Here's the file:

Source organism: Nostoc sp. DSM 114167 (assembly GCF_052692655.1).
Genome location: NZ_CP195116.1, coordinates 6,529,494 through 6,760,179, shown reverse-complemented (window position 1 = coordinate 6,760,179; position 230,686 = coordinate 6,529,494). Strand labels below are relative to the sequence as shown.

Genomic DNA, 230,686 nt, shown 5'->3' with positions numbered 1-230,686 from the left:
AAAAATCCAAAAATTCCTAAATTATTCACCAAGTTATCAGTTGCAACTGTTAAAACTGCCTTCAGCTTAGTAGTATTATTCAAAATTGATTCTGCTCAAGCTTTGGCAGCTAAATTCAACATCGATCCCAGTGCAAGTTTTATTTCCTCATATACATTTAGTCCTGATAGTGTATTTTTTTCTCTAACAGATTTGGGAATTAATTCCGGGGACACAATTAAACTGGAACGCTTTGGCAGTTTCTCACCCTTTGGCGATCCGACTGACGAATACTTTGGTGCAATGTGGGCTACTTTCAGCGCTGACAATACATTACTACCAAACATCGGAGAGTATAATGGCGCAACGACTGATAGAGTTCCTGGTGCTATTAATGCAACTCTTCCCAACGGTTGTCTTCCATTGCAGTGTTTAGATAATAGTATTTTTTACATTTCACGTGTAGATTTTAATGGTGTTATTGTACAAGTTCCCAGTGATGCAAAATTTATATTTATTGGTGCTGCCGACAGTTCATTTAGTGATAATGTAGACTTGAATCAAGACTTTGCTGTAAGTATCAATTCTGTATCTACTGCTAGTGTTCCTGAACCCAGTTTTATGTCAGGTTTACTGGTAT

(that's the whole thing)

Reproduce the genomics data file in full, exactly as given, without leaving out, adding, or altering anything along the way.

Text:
Source organism: Nostoc sp. DSM 114167 (assembly GCF_052692655.1).
Genome location: NZ_CP195116.1, coordinates 6,529,494 through 6,760,179, shown reverse-complemented (window position 1 = coordinate 6,760,179; position 230,686 = coordinate 6,529,494). Strand labels below are relative to the sequence as shown.

Genomic DNA, 230,686 nt, shown 5'->3' with positions numbered 1-230,686 from the left:
AAAAATCCAAAAATTCCTAAATTATTCACCAAGTTATCAGTTGCAACTGTTAAAACTGCCTTCAGCTTAGTAGTATTATTCAAAATTGATTCTGCTCAAGCTTTGGCAGCTAAATTCAACATCGATCCCAGTGCAAGTTTTATTTCCTCATATACATTTAGTCCTGATAGTGTATTTTTTTCTCTAACAGATTTGGGAATTAATTCCGGGGACACAATTAAACTGGAACGCTTTGGCAGTTTCTCACCCTTTGGCGATCCGACTGACGAATACTTTGGTGCAATGTGGGCTACTTTCAGCGCTGACAATACATTACTACCAAACATCGGAGAGTATAATGGCGCAACGACTGATAGAGTTCCTGGTGCTATTAATGCAACTCTTCCCAACGGTTGTCTTCCATTGCAGTGTTTAGATAATAGTATTTTTTACATTTCACGTGTAGATTTTAATGGTGTTATTGTACAAGTTCCCAGTGATGCAAAATTTATATTTATTGGTGCTGCCGACAGTTCATTTAGTGATAATGTAGACTTGAATCAAGACTTTGCTGTAAGTATCAATTCTGTATCTACTGCTAGTGTTCCTGAACCCAGTTTTATGTCAGGTTTACTGGTAT